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Brazil Senate goes back work after high-profile Covid party

. Sep 21, 2020
Senate covid Senators during a session at the Foreign Affairs Committee. Photo: Edilson Rodrigues/Ag.Senado

After a six-month coronavirus hiatus, the Brazilian Senate is once again holding in-person sittings. And the upper house hasn’t beaten around the bush, approving a request to summon Foreign Minister Ernesto Araújo to provide clarifications about the visit of the U.S. Secretary of State Mike Pompeo to the Brazil-Venezuela border.

But while a return is necessary — Congress has conducted its debates and votes remotely, but the pandemic has halted all activity in issue-based committees — it seems ill-timed. Senators are returning to meet in person just 12 days after a massive dinner party held at the official residence of House Speaker Rodrigo Maia, who has since tested positive for the coronavirus.

</p> <h2>The Covid party</h2> <p>The September 9 event — gathering everyone who&#8217;s anyone in Brasília politics — was in celebration of the inauguration of Luiz Fux as the new Supreme Court Chief Justice. Members of Congress were in attendance, as well as members of high courts, and prominent business owners.</p> <p>While no-one is keen to owe up to the fact, <strong>The Brazilian Report</strong> was able to confirm that — beyond Mr. Maia and the guest of honor, <a href="https://brazilian.report/power/2020/09/10/challenges-brazil-new-chief-justice-luiz-fux/">Chief Justice Fux</a> — among those in attendance were next-door neighbor Senate President Davi Alcolumbre, senators Nelsinho Trad and Chico Rodrigues, and lower house members Baleia Rossi, Carlos Sampaio, Efraim Filho, Fábio Trad, Marcos Pereira, Aguinaldo Ribeiro, and Arthur Lira.&nbsp;</p> <p>On the day after Luiz Fux was sworn in as Chief Justice, at least six authorities confirmed they had contracted Covid-19. Besides Mr. Maia and Chief Justice Fux, Attorney General Augusto Aras, head of the Superior Labor Court Maria Cristina Peduzzi, and Superior Court of Justice members Luís Felipe Salomão and Antonio Saldanha Palheiro.&nbsp;</p> <p>In the Senate, 38 of the 81 members are aged over 60, and several suffer from pre-existing conditions that pose Covid-19 risks, such as obesity and high blood pressure. The chamber&#8217;s press office did not respond to <strong>The Brazilian Report</strong>&#8216;s inquiry about how many senators have been infected by the coronavirus, saying it &#8220;habitually does not divulge Covid-19 case numbers among its employees and members.&#8221;</p> <p>According to <a href="https://www12.senado.leg.br/radio/1/noticia/seis-senadores-ja-testaram-positivo-para-o-novo-coronavirus">Agência Senado</a>, six senators had contracted Covid-19 until June, including Senate President Alcolumbre.</p> <p>The Senate&#8217;s return to work is regulated by a normative act issued last week, which sees the installation of hand sanitizer dispensers at strategic locations in the chamber, increased distancing between senators on the floor, and &#8216;drive-thru&#8217; voting stations allowing at-risk politicians to stay out of the main chamber.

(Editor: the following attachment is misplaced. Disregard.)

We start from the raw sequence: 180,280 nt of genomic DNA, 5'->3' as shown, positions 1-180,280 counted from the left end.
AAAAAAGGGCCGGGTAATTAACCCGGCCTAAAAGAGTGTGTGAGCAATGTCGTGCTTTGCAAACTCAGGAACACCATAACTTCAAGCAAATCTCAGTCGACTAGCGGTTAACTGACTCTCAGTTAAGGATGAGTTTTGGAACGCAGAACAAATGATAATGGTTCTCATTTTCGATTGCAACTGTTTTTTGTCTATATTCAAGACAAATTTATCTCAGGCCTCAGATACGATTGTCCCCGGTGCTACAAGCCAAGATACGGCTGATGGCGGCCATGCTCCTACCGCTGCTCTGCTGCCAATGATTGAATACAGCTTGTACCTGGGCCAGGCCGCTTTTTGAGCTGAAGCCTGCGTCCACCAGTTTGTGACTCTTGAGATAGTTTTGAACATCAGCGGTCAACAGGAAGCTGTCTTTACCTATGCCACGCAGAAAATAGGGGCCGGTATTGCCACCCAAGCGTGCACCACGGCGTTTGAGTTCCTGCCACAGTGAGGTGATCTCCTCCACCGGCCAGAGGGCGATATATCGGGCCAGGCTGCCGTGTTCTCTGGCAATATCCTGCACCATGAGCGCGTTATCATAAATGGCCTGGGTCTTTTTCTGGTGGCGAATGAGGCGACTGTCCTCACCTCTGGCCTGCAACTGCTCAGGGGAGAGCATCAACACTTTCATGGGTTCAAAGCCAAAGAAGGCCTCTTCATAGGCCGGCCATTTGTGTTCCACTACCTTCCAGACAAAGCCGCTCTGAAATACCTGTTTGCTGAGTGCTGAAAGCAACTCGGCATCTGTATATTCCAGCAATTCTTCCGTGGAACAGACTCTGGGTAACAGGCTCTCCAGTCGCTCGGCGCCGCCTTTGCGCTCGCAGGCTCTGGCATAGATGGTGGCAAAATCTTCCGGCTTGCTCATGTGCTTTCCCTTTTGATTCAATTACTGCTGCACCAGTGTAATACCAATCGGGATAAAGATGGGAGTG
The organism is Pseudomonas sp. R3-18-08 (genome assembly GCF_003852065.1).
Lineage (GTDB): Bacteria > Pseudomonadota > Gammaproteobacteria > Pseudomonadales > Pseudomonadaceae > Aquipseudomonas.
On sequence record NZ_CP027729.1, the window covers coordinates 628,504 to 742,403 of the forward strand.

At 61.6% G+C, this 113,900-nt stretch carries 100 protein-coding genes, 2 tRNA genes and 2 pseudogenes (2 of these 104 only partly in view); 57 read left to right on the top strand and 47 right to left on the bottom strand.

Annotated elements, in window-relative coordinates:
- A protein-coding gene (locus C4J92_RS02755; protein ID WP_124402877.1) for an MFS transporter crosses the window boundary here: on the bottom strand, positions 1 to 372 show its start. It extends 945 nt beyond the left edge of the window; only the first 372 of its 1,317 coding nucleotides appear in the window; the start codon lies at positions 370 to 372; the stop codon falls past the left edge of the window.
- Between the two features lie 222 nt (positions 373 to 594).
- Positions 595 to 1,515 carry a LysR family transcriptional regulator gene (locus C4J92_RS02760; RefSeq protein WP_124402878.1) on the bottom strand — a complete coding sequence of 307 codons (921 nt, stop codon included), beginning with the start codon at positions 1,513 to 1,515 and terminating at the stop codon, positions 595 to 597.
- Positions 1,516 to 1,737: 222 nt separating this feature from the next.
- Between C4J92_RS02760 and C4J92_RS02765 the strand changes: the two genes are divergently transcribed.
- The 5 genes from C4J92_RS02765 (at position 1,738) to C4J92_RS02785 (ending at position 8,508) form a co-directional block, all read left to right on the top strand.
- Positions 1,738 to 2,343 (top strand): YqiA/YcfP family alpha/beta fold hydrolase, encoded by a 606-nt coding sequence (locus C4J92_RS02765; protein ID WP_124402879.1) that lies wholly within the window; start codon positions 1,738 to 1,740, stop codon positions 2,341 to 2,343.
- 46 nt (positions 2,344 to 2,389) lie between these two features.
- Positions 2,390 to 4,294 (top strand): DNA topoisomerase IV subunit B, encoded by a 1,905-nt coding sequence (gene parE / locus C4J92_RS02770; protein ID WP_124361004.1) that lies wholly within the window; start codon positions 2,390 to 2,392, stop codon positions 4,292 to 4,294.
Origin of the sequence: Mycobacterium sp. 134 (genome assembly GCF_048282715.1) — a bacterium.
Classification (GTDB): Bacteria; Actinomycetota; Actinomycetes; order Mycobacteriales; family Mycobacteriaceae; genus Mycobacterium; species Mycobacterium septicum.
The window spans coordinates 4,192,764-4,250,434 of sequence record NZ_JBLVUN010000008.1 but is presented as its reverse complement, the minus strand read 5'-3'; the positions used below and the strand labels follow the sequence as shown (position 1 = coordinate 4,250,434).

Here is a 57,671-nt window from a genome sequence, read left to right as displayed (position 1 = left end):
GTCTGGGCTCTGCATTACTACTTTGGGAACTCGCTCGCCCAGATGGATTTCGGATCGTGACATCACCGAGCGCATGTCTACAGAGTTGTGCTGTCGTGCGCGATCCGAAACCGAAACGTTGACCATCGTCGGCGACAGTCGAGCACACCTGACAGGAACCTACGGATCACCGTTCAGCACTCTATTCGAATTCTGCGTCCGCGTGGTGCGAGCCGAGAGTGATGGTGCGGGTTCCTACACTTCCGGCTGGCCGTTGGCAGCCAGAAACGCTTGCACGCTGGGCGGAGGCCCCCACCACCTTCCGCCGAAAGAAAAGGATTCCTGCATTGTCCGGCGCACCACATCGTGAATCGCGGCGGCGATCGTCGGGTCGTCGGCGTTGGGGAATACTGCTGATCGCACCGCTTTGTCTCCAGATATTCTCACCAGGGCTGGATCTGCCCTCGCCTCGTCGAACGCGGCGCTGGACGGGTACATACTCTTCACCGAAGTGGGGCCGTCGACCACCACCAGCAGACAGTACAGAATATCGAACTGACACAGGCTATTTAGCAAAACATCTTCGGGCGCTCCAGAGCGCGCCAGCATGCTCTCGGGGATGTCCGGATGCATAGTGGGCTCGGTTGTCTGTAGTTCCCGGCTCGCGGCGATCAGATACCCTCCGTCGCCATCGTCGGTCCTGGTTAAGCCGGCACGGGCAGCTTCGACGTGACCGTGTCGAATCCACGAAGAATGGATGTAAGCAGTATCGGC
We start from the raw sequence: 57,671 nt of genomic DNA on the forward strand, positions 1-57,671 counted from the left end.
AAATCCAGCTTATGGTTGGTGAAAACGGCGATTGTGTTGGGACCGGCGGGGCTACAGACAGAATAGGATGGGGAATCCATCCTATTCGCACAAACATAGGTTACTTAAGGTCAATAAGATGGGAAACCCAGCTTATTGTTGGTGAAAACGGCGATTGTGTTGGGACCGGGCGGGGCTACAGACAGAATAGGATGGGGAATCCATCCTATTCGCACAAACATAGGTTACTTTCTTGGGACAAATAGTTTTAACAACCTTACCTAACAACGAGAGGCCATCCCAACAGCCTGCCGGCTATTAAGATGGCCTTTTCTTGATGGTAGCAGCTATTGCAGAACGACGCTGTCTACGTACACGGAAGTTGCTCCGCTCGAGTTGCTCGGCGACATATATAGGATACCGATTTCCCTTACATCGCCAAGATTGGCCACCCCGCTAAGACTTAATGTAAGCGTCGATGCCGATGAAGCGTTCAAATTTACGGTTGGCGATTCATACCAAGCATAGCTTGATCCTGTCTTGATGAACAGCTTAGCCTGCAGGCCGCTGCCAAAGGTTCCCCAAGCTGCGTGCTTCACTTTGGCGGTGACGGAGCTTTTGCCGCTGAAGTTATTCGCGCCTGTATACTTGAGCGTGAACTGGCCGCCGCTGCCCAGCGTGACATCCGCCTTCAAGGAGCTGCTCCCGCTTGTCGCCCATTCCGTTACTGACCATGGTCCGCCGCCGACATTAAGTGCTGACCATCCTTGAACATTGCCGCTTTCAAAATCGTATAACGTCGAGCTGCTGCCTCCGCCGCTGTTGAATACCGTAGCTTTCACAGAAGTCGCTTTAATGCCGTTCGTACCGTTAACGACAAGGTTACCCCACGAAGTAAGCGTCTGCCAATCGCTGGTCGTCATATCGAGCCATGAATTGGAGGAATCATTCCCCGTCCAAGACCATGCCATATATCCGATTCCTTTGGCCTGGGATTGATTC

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Débora Álvares

Débora Álvares has worked as a political reporter for newspapers Folha de S.Paulo, O Estado de S.Paulo, Globo News, HuffPost, among others. She specializes in reporting on Brasilia, working behind-the-scenes coverage at the Executive, Legislative, and Judiciary branches of government.

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